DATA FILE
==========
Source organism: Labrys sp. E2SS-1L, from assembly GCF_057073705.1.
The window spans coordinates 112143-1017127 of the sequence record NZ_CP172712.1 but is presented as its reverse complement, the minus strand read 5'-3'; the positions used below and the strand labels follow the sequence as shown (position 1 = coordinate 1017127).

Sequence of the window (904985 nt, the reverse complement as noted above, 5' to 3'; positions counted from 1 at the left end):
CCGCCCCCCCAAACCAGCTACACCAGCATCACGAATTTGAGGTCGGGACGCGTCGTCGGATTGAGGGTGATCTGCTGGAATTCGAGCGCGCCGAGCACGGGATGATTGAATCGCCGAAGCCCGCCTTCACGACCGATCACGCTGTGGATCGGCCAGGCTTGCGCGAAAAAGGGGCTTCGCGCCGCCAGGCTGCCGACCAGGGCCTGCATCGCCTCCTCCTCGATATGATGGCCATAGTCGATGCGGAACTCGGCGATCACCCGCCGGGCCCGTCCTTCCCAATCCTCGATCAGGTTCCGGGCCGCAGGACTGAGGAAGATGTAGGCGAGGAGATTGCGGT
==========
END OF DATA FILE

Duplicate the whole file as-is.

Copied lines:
Source organism: Labrys sp. E2SS-1L, from assembly GCF_057073705.1.
The window spans coordinates 112143-1017127 of the sequence record NZ_CP172712.1 but is presented as its reverse complement, the minus strand read 5'-3'; the positions used below and the strand labels follow the sequence as shown (position 1 = coordinate 1017127).

Sequence of the window (904985 nt, the reverse complement as noted above, 5' to 3'; positions counted from 1 at the left end):
CCGCCCCCCCAAACCAGCTACACCAGCATCACGAATTTGAGGTCGGGACGCGTCGTCGGATTGAGGGTGATCTGCTGGAATTCGAGCGCGCCGAGCACGGGATGATTGAATCGCCGAAGCCCGCCTTCACGACCGATCACGCTGTGGATCGGCCAGGCTTGCGCGAAAAAGGGGCTTCGCGCCGCCAGGCTGCCGACCAGGGCCTGCATCGCCTCCTCCTCGATATGATGGCCATAGTCGATGCGGAACTCGGCGATCACCCGCCGGGCCCGTCCTTCCCAATCCTCGATCAGGTTCCGGGCCGCAGGACTGAGGAAGATGTAGGCGAGGAGATTGCGGT